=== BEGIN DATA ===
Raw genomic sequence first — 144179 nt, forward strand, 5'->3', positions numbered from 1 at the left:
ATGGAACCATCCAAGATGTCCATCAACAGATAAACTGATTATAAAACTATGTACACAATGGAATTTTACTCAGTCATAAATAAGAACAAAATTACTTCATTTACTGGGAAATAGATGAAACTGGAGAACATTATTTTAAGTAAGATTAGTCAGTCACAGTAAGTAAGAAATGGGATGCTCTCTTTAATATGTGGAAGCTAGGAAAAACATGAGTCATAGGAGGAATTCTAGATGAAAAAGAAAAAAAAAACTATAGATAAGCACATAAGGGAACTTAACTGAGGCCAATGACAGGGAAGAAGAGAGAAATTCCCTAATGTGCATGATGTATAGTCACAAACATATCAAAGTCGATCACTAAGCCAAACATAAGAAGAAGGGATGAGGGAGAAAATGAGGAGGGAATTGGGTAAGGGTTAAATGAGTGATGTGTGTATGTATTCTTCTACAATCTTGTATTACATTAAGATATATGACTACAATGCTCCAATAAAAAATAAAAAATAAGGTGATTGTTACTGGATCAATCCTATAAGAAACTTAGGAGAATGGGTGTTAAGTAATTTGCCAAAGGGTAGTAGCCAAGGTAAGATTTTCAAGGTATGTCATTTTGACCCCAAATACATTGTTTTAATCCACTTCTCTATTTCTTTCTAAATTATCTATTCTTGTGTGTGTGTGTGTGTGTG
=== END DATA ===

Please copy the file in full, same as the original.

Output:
Raw genomic sequence first — 144179 nt, forward strand, 5'->3', positions numbered from 1 at the left:
ATGGAACCATCCAAGATGTCCATCAACAGATAAACTGATTATAAAACTATGTACACAATGGAATTTTACTCAGTCATAAATAAGAACAAAATTACTTCATTTACTGGGAAATAGATGAAACTGGAGAACATTATTTTAAGTAAGATTAGTCAGTCACAGTAAGTAAGAAATGGGATGCTCTCTTTAATATGTGGAAGCTAGGAAAAACATGAGTCATAGGAGGAATTCTAGATGAAAAAGAAAAAAAAAACTATAGATAAGCACATAAGGGAACTTAACTGAGGCCAATGACAGGGAAGAAGAGAGAAATTCCCTAATGTGCATGATGTATAGTCACAAACATATCAAAGTCGATCACTAAGCCAAACATAAGAAGAAGGGATGAGGGAGAAAATGAGGAGGGAATTGGGTAAGGGTTAAATGAGTGATGTGTGTATGTATTCTTCTACAATCTTGTATTACATTAAGATATATGACTACAATGCTCCAATAAAAAATAAAAAATAAGGTGATTGTTACTGGATCAATCCTATAAGAAACTTAGGAGAATGGGTGTTAAGTAATTTGCCAAAGGGTAGTAGCCAAGGTAAGATTTTCAAGGTATGTCATTTTGACCCCAAATACATTGTTTTAATCCACTTCTCTATTTCTTTCTAAATTATCTATTCTTGTGTGTGTGTGTGTGTGTG